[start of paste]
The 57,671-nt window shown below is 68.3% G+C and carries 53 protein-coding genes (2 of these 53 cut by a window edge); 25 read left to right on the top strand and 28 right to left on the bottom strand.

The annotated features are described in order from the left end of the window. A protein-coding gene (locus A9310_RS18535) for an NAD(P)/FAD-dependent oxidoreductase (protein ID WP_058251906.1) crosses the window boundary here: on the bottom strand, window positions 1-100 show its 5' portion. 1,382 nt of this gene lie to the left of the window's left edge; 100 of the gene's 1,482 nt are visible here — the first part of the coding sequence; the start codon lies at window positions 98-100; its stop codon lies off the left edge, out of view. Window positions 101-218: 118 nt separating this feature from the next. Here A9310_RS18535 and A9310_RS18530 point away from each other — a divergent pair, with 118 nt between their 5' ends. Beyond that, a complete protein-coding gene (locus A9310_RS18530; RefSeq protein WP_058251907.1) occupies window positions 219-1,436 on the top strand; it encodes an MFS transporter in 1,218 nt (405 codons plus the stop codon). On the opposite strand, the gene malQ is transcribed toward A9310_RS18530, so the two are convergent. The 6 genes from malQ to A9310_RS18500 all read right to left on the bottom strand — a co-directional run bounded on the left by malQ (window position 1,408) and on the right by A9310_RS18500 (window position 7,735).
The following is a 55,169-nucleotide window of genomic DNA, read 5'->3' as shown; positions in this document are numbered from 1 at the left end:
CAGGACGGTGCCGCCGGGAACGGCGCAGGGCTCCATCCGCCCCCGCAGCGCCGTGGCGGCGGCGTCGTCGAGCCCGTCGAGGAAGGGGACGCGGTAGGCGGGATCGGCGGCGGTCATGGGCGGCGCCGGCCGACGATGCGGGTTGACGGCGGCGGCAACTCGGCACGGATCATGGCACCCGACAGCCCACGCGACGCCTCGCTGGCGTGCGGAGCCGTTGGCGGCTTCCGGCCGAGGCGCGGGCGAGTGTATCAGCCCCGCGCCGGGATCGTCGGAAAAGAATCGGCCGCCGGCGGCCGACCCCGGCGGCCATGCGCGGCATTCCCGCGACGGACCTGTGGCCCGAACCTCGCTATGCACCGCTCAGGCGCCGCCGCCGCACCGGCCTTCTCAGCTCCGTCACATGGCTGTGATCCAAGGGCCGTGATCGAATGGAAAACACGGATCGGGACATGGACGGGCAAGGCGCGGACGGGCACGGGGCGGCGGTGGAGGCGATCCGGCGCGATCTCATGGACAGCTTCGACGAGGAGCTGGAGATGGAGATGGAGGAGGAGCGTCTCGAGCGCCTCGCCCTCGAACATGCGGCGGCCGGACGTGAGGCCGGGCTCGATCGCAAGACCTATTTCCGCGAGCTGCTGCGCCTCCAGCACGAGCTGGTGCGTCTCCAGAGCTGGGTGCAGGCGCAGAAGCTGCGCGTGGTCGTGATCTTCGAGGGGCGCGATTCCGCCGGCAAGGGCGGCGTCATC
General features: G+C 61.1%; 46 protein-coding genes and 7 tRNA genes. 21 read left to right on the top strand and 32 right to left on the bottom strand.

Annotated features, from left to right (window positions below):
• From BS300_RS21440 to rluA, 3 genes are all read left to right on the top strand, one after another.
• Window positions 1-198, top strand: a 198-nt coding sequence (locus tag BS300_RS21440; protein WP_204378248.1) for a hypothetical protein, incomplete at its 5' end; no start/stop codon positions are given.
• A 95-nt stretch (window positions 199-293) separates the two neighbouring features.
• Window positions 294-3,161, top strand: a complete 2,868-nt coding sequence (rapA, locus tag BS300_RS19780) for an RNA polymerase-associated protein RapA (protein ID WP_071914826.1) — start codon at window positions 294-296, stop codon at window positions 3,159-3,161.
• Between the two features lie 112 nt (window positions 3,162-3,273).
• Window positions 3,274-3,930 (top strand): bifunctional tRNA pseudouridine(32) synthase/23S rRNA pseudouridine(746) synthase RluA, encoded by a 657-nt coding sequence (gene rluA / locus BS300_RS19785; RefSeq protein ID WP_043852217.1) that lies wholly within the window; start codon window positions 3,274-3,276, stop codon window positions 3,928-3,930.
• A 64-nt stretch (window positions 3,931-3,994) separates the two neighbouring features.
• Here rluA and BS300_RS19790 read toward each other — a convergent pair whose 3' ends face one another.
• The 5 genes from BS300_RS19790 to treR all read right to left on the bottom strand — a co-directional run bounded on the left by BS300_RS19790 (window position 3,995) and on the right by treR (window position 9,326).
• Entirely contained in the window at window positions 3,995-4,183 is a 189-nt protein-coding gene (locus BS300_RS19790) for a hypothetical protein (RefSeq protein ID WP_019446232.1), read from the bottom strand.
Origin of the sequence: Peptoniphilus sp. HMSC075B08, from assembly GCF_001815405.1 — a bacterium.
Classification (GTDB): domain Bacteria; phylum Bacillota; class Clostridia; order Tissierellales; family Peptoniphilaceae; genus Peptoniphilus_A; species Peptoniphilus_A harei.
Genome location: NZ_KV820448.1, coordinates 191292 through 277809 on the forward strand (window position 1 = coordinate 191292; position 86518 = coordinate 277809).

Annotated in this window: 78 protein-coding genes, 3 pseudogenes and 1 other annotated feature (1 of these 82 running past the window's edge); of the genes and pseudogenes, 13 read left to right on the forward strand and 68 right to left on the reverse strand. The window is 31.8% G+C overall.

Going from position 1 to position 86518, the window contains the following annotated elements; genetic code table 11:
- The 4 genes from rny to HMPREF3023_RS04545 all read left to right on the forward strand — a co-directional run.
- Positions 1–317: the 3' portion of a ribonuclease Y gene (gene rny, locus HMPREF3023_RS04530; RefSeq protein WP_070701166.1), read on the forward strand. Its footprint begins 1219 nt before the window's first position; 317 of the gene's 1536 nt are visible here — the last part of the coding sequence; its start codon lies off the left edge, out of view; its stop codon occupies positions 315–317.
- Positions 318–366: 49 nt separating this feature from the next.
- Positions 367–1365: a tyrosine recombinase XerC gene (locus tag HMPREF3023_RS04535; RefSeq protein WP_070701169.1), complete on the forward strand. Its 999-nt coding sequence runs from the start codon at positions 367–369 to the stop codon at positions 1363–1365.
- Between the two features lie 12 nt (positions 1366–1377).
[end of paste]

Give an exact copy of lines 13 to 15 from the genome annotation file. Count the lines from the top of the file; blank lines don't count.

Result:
• A 64-nt stretch (window positions 3,931-3,994) separates the two neighbouring features.
• Here rluA and BS300_RS19790 read toward each other — a convergent pair whose 3' ends face one another.
• The 5 genes from BS300_RS19790 to treR all read right to left on the bottom strand — a co-directional run bounded on the left by BS300_RS19790 (window position 3,995) and on the right by treR (window position 9,326).